When I have visited China in the years 2007-2013, various of my contacts (working in the fields of academia, teaching, and business) have observed that Chinese students and graduates struggle with a sense of critique, i.e., of questioning things. Without doubt, the silencing of the country’s intellectuals decades previously has left a legacy on education, where only a few brave teachers and students dare to question.
The launch of the “Great Leap Forward” in 1958 signified Mao’s ambition to equal the West in industrial output within fifteen years. Actually it was a huge propaganda campaign with ludicrous and counterproductive initiatives and targets that, in combination with natural disaster, literally starved to death millions.
People were told to convert scrap iron and steel into pots, and so the countryside was marked by rows of giant furnaces that made piles of pots which were useless and cracked easily. And yet it went on. To meet targets, Party bureaucrats inflated the figures for the actual production of grain. Too much grain left the countryside, generating a food crisis while grain lay stored in excess in the cities. One propaganda slogan, “The corn will grow higher the more you desire”, accentuates the farce.
There was little to no questioning of the Great Leap Forward as a consequence of the Hundred Flowers Campaign and Anti-Rightist Movement.
Historian Frank Dikötter, in Mao’s Great Famine: The Story of China’s Most Devastating Catastrophe, argues that the Great Leap Forward, with a death toll of 45 million, “ranks alongside the gulags and the Holocaust as one of the three greatest events of the 20th century…. It was like Pol Pot’s genocide multiplied 20 times over”.
By 1964 the infamous “Little Red Book”, a book of Mao quotes, had been produced and widely distributed. Its reach cannot be underestimated, both within China and globally. And what it came to symbolise was the cult of Mao, that is, his status as a living god and the irrational fervour that went along with that. In this climate, Mao decided that he needed to call on new forces to boost his hegemony in the Party. In May 1966 he launched a campaign that called on the youth to attack the Party and steer it onto the path of true “revolutionary politics”. The “Cultural Revolution” was born.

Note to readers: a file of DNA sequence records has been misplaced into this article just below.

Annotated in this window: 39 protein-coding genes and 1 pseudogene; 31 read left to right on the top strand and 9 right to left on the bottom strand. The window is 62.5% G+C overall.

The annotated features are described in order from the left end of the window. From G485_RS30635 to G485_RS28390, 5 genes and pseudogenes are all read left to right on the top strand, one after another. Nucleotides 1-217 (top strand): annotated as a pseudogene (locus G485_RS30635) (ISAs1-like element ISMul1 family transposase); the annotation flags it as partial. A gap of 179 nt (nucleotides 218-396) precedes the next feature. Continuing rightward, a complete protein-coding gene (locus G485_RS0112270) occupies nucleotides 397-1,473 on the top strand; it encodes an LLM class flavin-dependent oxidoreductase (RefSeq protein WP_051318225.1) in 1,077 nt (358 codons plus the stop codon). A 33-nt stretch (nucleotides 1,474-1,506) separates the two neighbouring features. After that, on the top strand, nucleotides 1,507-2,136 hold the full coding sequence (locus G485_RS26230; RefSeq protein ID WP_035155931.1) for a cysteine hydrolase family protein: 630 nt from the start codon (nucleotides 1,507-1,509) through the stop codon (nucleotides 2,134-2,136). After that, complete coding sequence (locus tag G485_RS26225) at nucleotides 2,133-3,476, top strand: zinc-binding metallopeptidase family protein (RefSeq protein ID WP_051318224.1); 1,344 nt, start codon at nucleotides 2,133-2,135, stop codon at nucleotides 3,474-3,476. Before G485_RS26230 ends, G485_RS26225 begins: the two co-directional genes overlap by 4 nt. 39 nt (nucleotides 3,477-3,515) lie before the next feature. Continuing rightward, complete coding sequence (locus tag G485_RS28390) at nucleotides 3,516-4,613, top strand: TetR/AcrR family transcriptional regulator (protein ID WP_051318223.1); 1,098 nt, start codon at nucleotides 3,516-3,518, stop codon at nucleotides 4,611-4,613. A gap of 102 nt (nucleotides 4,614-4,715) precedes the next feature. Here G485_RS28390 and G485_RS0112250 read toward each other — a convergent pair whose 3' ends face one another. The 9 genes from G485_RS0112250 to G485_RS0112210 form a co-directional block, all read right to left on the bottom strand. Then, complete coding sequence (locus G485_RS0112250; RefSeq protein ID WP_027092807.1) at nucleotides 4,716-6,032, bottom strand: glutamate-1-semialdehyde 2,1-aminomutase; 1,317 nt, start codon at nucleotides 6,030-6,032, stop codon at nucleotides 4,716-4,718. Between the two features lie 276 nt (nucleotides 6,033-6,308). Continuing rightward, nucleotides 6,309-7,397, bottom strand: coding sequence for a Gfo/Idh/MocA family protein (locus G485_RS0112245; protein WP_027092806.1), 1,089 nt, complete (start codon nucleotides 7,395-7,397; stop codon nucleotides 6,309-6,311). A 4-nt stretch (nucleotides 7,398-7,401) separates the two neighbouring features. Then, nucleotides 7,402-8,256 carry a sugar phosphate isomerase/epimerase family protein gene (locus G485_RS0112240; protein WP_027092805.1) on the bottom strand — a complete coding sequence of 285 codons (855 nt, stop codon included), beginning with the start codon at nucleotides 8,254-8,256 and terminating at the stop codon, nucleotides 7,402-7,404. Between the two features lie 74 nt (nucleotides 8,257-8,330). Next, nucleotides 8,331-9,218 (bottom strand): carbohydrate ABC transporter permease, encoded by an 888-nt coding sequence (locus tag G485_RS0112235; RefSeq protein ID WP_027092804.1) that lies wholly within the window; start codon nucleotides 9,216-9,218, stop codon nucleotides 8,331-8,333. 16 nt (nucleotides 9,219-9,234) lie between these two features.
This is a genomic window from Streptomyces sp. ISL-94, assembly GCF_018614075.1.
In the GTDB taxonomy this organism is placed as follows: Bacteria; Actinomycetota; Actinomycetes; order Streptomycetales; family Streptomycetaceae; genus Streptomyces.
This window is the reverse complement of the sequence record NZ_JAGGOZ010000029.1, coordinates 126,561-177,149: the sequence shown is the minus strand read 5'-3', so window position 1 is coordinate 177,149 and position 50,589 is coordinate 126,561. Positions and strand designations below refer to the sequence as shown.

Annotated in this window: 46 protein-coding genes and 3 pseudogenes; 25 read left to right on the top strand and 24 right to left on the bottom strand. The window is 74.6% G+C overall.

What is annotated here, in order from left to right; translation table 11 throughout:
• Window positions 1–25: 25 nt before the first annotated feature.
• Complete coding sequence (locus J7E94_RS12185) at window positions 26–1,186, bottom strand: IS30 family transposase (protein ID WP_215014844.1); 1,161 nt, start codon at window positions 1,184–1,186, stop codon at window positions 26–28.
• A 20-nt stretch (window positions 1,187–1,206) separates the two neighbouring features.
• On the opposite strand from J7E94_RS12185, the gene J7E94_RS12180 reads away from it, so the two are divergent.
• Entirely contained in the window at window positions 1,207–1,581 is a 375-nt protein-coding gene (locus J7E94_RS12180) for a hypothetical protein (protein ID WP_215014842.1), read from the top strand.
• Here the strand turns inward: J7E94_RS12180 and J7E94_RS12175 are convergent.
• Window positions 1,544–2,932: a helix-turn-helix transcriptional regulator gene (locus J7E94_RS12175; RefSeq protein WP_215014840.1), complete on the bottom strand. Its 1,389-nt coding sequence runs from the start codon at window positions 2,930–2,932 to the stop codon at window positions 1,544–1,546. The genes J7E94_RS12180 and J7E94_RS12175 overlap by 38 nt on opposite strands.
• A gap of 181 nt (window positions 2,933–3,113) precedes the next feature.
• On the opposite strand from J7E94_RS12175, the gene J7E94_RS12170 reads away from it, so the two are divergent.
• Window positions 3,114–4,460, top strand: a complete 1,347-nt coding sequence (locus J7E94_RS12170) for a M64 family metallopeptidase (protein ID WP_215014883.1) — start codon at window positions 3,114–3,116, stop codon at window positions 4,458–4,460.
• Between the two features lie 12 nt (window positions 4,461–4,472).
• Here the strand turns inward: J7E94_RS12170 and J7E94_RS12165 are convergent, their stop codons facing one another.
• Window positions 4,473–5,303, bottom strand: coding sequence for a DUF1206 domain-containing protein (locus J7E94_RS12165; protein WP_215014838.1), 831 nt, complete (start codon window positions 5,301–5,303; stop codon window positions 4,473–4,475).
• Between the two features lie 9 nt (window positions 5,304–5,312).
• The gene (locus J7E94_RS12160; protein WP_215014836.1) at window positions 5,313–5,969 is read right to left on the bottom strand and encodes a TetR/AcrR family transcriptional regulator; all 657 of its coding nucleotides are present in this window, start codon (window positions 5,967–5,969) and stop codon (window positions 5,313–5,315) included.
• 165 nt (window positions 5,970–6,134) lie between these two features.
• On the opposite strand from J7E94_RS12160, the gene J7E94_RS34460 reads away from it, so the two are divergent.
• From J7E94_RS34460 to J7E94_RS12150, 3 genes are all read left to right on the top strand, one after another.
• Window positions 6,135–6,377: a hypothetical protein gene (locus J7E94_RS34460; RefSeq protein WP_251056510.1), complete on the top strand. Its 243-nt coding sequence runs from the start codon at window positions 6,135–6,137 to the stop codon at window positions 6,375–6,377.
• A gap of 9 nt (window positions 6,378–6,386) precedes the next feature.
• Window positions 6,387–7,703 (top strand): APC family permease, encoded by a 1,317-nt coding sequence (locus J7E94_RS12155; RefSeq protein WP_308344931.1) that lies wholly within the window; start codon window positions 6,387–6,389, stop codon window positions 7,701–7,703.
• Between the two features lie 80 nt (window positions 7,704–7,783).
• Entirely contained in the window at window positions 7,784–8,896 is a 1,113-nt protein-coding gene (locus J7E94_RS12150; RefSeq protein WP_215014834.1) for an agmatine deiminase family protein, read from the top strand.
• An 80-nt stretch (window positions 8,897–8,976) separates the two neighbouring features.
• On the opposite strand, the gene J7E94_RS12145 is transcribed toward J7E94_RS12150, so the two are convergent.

In April 1966, the Cultural Revolution was launched, under the direction of Jiang Qing (Mao’s wife) and Kang Sheng. Mao’s personality cult reached fever pitch — the Little Red Book was recited daily and 4.8 billion Mao badges and 1.2 billion Mao portraits were produced. China was turned into a cultural desert — schools were closed for a year and Red Guard groups (led by the children of high officials) assailed teachers, writers and artists, and participated in state plunder.
Red Guards were given licence to attack virtually anything from “Hong Kong haircuts” to the “bourgeois-feudal reactionary music of Bach, Beethoven and Shostakovich.” The regime issued spine-chilling edicts, condemning: “workers concerned only with love and romance, pandering to low tastes, claiming that ‘love’ and ‘death’ are eternal themes. All such bourgeois revisionist trash must be resolutely opposed.”
But the Cultural Revolution threatened to escape Mao’s control. Proletarian and peasant masses went out on unprecedented strikes and fought pitched battles against Red Guards. A notice in Fuzhou warned that: “A handful of freaks and monsters have cheated the misled members of the worker Red Guard units and some worker masses to put forward many wage, welfare and other economic demands to the leadership and administrative departments of the units.”